Amid surging infections and Covid-19 hospital admissions in Utah, a handful of virus “truthers” tried to gain access to the Utah Valley Hospital’s Intensive Care Unit (ICU) last week.
“It’s conspiracy theorists that believe what they’re being told is not accurate,” said hospital administrator, Kyle Hansen, when updating Provo City Council on the facility’s pandemic response.
“They’re determined to videotape and capture the proof of that by accessing our facilities. We’ve had some people get really creative in how they’ve lied about coming in for an appointment or other things.”
Provo police said they have received eight reports of people trying to trespass at the hospital since May.
Anyone caught attempting to enter the hospital unlawfully could face misdemeanour charges, detective Kevin Fernandez said, although it is the responsibility of the hospital to press charges.
The “truthers” descended on the facility with the intent of “confirming fake conspiracy theories — such as hospitals are not busy”, said Mr Hansen.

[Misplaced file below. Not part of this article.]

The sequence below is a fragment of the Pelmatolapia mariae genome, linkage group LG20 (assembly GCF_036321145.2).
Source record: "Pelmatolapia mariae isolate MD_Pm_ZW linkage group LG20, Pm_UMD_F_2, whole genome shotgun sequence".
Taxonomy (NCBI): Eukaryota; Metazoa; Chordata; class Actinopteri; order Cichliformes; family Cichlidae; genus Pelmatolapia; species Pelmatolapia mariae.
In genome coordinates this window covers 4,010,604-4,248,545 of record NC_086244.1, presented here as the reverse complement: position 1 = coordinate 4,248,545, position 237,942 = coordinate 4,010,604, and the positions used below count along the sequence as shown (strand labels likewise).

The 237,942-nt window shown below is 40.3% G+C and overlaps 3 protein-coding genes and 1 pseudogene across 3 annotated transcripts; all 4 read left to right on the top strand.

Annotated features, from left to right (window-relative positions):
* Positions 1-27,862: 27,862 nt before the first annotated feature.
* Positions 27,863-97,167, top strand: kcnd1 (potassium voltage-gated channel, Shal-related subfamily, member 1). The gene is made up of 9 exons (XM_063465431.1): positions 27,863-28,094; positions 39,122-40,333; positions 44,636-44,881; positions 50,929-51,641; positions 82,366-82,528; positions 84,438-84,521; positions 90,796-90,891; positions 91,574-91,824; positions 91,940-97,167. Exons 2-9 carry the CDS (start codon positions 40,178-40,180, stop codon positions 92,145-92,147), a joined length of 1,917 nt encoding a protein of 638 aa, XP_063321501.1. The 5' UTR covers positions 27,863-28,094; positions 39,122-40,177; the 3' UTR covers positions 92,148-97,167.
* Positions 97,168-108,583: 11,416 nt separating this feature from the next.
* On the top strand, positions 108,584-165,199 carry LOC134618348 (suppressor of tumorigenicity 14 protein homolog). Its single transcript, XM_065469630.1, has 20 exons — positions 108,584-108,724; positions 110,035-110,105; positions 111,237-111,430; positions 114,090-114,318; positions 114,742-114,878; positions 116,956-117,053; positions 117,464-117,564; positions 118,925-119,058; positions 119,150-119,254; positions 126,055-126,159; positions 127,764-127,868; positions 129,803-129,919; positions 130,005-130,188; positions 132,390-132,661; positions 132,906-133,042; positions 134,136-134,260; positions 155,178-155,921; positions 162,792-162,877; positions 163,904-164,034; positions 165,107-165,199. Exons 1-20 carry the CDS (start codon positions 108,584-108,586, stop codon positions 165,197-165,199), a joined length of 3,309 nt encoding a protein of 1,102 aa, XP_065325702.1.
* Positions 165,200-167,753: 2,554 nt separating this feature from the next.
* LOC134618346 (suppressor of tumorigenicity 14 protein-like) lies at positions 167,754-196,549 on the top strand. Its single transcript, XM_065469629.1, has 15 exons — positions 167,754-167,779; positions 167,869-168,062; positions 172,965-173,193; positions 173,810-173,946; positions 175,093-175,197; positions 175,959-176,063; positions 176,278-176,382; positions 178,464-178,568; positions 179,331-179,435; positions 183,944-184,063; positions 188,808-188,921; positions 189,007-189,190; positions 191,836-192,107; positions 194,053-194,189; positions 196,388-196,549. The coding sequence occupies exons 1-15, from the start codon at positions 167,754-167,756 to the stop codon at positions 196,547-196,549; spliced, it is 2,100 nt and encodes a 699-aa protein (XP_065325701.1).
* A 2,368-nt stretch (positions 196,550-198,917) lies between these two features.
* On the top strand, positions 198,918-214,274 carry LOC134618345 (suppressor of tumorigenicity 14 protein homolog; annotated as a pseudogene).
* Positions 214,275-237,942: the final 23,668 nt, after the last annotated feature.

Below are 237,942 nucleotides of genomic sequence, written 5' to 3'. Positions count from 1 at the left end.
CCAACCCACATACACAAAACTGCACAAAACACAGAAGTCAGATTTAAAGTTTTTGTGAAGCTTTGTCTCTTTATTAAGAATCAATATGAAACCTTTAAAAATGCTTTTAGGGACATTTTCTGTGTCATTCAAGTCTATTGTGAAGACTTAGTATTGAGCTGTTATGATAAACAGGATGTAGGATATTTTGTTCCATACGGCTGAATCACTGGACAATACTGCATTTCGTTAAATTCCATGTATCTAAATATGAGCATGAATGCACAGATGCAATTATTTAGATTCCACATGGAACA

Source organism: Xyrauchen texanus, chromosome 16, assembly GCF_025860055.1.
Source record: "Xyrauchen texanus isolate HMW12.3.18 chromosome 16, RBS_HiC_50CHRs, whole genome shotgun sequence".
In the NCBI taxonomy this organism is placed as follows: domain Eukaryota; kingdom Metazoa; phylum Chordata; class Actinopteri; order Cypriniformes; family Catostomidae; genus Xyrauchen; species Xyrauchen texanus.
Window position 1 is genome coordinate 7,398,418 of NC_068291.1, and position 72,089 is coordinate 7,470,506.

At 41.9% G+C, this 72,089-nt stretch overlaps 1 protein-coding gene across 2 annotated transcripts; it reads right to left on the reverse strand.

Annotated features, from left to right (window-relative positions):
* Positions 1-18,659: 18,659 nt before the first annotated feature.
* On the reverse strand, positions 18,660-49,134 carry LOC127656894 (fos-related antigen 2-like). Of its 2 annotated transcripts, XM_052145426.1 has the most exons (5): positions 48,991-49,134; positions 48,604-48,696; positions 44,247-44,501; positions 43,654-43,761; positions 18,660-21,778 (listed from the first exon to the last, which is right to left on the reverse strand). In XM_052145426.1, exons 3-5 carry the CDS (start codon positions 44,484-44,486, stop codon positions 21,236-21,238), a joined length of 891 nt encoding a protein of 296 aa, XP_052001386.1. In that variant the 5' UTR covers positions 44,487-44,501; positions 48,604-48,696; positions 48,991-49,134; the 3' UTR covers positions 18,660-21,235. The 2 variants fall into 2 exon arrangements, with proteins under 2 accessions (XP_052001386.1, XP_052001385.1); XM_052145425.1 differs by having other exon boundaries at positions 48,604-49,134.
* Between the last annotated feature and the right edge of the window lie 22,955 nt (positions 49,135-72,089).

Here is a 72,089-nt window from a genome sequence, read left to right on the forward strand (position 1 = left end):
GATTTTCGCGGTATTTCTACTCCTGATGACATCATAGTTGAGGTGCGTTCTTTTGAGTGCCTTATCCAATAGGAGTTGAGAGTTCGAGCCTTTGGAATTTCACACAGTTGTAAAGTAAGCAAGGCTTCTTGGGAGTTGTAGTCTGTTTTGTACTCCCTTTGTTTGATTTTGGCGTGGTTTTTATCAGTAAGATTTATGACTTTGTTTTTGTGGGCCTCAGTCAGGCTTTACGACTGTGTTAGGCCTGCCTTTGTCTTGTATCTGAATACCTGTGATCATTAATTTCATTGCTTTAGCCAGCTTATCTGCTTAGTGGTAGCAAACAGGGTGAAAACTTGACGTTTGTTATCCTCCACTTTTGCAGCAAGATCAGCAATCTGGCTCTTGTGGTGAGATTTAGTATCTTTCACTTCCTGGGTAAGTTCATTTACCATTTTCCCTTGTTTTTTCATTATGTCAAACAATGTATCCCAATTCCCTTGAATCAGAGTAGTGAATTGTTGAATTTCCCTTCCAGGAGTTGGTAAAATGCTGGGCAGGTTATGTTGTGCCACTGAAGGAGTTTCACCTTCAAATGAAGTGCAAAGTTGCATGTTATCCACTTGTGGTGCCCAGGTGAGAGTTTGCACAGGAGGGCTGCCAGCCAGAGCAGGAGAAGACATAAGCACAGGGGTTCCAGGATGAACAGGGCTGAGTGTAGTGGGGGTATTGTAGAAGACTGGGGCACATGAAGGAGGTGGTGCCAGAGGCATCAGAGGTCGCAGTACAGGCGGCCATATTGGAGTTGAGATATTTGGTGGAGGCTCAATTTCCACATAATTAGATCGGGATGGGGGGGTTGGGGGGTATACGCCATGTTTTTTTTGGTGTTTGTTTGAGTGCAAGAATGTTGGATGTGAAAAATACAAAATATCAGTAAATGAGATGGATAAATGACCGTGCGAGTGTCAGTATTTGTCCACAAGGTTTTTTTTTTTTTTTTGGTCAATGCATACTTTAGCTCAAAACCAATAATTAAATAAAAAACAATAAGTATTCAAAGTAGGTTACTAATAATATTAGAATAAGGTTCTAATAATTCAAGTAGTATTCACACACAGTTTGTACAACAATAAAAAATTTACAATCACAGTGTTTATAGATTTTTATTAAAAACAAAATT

They cited an empty car park as evidence the hospital was not busy and its ICU is not nearing capacity.
Coronavirus infections have been soaring across the US in recent weeks and Utah reported some 3,000 new cases on 18 November, according to official figures.
Intermountain Healthcare, which runs Utah Valley Hospital, was earlier this week forced to draft in 200 nurses from New York to deal with the increased workload.
Utah Department of Health data show there are 541 people hospitalised with confirmed Covid-19 in the state.
Almost 85 per cent of ICU beds are occupied and nearly half of those patients are being treated for Covid-19.
In total, 742 people have died from the disease in Utah. Among those is Patrice Grossman, a mother of five who worked at the same Utah Valley Hospital the conspiracy theorists tried to enter.
“They’re idiots,” Ms Grossman’s widower, Ben Grossman said of the conspiracy theorists.
He told The Daily Beast: “The hospital is filled with Covid people. Covid patients who don’t have cars … I just don’t understand people sometimes.”
He added: “The big thing I think is so silly about all this is how could this possibly be fake? The whole world would have to be faking it.”
Patrice Grossman died at the hospital on 30 October. She was born at the hospital and worked in its ICU, her family said.